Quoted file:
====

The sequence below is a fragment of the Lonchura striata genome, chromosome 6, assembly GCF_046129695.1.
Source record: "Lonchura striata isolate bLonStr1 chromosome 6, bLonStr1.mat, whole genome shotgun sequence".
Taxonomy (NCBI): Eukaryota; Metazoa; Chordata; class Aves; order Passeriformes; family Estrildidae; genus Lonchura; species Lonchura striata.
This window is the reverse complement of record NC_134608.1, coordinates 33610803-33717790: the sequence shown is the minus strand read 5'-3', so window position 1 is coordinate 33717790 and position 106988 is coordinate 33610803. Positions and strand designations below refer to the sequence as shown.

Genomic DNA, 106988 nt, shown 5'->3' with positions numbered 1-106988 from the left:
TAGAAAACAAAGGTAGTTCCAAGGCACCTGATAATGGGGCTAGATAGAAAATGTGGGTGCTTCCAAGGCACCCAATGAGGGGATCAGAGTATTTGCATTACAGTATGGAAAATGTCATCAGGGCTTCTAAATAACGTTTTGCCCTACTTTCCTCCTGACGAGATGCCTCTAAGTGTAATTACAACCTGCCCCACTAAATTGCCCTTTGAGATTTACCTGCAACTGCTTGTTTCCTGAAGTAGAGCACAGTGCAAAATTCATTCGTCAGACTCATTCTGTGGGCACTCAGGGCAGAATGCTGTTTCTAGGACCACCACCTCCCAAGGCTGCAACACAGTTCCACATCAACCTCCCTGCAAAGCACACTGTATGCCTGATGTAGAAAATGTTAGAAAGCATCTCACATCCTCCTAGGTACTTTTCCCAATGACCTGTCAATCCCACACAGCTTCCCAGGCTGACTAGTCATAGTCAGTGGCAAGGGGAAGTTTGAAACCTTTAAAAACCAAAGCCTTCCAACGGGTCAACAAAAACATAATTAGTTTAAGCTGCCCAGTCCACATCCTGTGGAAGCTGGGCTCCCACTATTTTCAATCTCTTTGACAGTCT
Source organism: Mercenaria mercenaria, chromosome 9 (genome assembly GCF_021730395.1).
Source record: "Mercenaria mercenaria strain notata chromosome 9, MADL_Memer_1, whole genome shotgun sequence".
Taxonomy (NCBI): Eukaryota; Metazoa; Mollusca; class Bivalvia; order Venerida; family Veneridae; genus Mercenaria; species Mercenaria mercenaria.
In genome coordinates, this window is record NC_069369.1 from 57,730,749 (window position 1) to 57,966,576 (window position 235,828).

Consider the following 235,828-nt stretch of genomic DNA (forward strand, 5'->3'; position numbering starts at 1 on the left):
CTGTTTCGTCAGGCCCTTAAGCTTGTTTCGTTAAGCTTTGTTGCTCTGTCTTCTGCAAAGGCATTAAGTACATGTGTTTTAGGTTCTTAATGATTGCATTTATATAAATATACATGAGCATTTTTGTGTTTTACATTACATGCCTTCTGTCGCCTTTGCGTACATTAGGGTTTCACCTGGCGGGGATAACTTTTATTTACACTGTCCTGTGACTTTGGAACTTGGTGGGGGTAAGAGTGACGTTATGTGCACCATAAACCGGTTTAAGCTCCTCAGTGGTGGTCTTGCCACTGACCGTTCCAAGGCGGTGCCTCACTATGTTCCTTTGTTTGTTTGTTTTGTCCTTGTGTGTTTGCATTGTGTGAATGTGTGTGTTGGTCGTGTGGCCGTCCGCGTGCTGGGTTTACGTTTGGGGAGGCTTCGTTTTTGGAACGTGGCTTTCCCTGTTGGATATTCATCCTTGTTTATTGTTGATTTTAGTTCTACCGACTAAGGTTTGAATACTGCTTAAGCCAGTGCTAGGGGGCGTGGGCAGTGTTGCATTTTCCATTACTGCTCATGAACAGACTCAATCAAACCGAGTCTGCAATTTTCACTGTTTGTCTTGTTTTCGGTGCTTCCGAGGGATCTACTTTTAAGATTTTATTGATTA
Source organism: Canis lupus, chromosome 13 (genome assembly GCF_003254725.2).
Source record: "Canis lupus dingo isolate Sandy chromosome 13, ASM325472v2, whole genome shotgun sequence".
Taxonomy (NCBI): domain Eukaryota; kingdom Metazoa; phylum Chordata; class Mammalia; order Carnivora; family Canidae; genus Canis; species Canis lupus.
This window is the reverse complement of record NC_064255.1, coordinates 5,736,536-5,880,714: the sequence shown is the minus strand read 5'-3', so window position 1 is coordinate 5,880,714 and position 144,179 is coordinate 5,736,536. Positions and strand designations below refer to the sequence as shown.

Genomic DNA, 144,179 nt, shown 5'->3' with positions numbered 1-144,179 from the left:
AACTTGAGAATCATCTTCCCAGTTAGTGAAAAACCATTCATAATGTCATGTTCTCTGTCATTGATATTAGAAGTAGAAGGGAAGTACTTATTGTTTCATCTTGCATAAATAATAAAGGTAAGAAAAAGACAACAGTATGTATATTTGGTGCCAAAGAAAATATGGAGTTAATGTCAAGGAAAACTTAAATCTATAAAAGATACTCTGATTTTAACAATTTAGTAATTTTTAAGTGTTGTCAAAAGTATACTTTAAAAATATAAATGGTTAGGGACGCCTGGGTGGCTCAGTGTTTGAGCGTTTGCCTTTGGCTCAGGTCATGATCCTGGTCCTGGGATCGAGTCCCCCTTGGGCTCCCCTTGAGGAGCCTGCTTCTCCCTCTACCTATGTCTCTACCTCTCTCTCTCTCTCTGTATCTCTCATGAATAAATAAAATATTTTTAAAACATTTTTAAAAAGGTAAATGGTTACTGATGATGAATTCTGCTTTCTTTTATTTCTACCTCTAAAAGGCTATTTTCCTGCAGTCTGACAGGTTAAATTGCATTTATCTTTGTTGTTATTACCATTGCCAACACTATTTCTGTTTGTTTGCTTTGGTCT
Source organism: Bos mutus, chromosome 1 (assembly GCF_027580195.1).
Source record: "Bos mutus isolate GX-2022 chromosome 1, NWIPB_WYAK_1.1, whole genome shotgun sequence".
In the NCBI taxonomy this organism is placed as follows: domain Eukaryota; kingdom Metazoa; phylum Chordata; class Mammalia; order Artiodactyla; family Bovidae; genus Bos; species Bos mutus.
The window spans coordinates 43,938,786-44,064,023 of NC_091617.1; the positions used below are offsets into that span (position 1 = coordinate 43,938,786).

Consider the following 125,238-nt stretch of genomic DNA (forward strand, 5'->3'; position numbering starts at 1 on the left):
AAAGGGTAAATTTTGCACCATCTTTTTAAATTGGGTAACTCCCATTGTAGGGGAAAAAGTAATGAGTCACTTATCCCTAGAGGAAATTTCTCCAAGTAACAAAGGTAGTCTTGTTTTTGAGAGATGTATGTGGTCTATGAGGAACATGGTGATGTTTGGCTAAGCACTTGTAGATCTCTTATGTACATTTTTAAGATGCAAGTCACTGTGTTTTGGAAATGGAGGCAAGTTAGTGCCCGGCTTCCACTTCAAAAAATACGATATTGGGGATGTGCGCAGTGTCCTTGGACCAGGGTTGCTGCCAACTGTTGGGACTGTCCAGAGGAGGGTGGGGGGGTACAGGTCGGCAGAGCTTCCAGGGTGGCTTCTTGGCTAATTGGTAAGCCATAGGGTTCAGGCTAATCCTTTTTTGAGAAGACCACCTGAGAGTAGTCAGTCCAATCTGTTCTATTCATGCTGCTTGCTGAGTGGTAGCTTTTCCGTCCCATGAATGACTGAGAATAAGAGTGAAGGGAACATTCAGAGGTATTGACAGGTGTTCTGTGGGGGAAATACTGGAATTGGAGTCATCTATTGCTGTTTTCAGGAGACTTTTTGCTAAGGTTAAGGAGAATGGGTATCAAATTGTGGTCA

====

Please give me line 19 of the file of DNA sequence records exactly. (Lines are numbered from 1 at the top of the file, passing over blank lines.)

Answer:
Source organism: Bos mutus, chromosome 1 (assembly GCF_027580195.1).